October 22, 2015
Weekly Language Usage Tips: gender or sex
A reader writes:
Not sure if this is of interest to you, but I’ve been interested in your thoughts on the use of “sex” and “gender” in scientific writing. In a manuscript on outcomes for newborns, editors changed every instance of “sex” to “gender” (for example: “Variables included in the model included infant gestational age, race/ethnicity, and sex”). I made the change as requested, but have wondered about recommendations for when to use which word in scientific manuscripts.
Later the reader writes again:
To add: I had thought “sex” was the biologic term and “gender” referred to a more social construct, so “sex” seemed more appropriate for infants where designation had been made based on anatomy. However, I found at least one source that makes it sound like “gender” is the more all-encompassing term (including biologic, social, self-identify), and “sex” refers to the more specific biologic domain within gender.
Hmmm. We talked about this before, and the writer is indeed correct: sex refers to biology, and gender is a social designation referring to the characteristics associated with being masculine or feminine. However, the reader’s last sentence puts a different spin on things, and it behooves a response.
Regular readers of WLUT know that I want folks to get published as publications constitute the coin of the realm in academia, so I usually recommend that investigators accede to the editors’ suggestions. But this is a really tough one. Everyone has to decide for themselves where the line is drawn with respect to being responsive to the editors’ ‘recommendations’ for changes to our writing. For me, this is the line.
This is a scientific manuscript for heaven’s sake! The reader is writing about physical outcomes in newborns. It is hard to imagine that most babies demonstrate the feminine or masculine characteristics that we associate with gender. The most accurate and precise word to use in this context is sex. We are talking about newborns’ age, race, and sex—that is whether they are male or female, not whether they are masculine or feminine. Oy.
I really believe that the use of gender in lieu of sex came about because, at some point, a puritanical editor decided that ‘sex’ has connotations that make some uneasy. It’s only sex, folks, it isn’t dirty. Say it out loud, sex, sex, SEX. We’re adults, we’re researchers and scientists. There is nothing wrong with talking about sex. In this case, especially, we are talking about babies. There is nothing salacious about sex when it comes to babies. Again, I say, for heaven’s sake!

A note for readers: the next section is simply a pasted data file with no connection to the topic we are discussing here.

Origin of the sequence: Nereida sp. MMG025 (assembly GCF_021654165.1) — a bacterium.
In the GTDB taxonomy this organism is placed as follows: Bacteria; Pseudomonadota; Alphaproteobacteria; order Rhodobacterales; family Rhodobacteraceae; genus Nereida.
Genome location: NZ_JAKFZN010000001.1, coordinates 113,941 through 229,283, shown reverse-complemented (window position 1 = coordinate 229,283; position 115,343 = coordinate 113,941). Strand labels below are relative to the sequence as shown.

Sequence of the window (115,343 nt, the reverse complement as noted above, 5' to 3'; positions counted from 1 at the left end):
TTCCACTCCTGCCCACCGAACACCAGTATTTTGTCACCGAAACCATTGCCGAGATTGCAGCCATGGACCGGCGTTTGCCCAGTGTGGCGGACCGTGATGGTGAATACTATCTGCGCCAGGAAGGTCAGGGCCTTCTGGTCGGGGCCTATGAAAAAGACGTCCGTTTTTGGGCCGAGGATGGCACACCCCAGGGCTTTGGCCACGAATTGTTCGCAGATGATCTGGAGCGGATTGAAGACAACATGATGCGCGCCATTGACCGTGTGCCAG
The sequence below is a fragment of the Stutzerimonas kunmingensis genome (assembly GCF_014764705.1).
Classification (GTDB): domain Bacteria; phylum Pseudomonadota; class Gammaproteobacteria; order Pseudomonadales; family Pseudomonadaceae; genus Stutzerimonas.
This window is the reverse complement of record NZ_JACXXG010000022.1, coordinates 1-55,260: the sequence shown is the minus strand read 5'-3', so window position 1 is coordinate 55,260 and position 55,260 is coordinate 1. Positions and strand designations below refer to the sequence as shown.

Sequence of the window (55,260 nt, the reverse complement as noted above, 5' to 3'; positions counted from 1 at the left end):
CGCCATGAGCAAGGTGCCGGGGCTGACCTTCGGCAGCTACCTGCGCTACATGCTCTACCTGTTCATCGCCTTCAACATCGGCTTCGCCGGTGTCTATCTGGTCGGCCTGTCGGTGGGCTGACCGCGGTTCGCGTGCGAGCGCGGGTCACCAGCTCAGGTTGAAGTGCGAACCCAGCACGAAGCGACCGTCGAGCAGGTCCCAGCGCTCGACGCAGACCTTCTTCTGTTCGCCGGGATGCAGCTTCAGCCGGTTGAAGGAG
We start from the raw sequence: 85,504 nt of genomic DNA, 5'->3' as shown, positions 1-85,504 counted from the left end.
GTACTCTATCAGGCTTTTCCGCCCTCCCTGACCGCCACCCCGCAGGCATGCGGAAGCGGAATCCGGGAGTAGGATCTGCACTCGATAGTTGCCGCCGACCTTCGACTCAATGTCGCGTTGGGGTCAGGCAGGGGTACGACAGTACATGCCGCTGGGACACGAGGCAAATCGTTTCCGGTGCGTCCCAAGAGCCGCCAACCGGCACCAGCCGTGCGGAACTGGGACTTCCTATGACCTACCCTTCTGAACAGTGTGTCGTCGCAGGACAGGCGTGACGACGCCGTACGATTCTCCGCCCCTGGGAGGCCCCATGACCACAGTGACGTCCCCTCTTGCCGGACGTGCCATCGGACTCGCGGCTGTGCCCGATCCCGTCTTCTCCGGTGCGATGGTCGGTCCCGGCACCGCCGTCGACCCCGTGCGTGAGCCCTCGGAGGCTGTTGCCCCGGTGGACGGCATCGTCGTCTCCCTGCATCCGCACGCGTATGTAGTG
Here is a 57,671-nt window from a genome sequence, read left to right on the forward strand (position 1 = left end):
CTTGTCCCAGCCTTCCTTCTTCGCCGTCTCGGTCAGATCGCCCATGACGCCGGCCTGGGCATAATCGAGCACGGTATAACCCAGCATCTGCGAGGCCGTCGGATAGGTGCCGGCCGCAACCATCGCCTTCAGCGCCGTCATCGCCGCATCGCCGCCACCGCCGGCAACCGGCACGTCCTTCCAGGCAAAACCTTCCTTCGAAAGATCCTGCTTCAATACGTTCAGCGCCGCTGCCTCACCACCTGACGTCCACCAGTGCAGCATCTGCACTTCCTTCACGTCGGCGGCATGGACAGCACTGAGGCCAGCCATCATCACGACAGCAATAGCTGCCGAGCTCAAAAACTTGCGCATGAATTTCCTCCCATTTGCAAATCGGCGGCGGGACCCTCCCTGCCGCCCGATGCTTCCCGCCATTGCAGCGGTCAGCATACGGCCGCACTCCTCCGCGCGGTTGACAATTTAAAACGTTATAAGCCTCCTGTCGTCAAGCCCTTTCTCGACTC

Another reason to use ‘sex’ here is, as I said before, it is more precise. And what are we striving for in our scientific writing, if not precision? Of course, there’s clarity and grace, and the use of ‘sex’ contributes to that as well. Can you tell that this is a hot button topic for me? The more I write, the more vehement I get. It’s only sex!
But, when I want to dispute the editors’ suggestions, I have to leave the vehemence and exclamation points behind, and I would refrain from interjecting, “for heaven’s sake,” too. I would be very polite and respectful in my response. I would cite both the American Medical Association’s style manual and the World Health Organization, both of which make the distinction between the biologic term and the social construct. I would not say that the editors are wrong, I would say that my preference for ‘sex’ is that it is the more precise term, and, as this is a scientific manuscript, I am striving for precision.
And then, if they insist upon the change, I would mutter some impolite words under my breath, and go ahead and change ‘sex’ to ‘gender.’ After all, a publication is the bottom line, and, at least, I tried.
Now, what about that last sentence, “However, I found at least one source that makes it sound like “gender” is the more all-encompassing term (including biologic, social, self-identify), and “sex” refers to the more specific biologic domain within gender”? I think it can be argued that language is evolving and that gender can include all of those constructs, but that only reinforces my reason for using ‘sex’ as it is more precise and refers only to the biologic construct. Furthermore, the distinction between sex and gender actually evolved in academia to emphasize the differences.
So, I would go for precision, and I would go for ‘sex’ in our scientific writing. Gee, it’s only sex, guys. For heaven’s sake!
[NOTE: JR, I haven’t forgotten you. In the next WLUT, in two weeks, I’ll talk about penultimate.]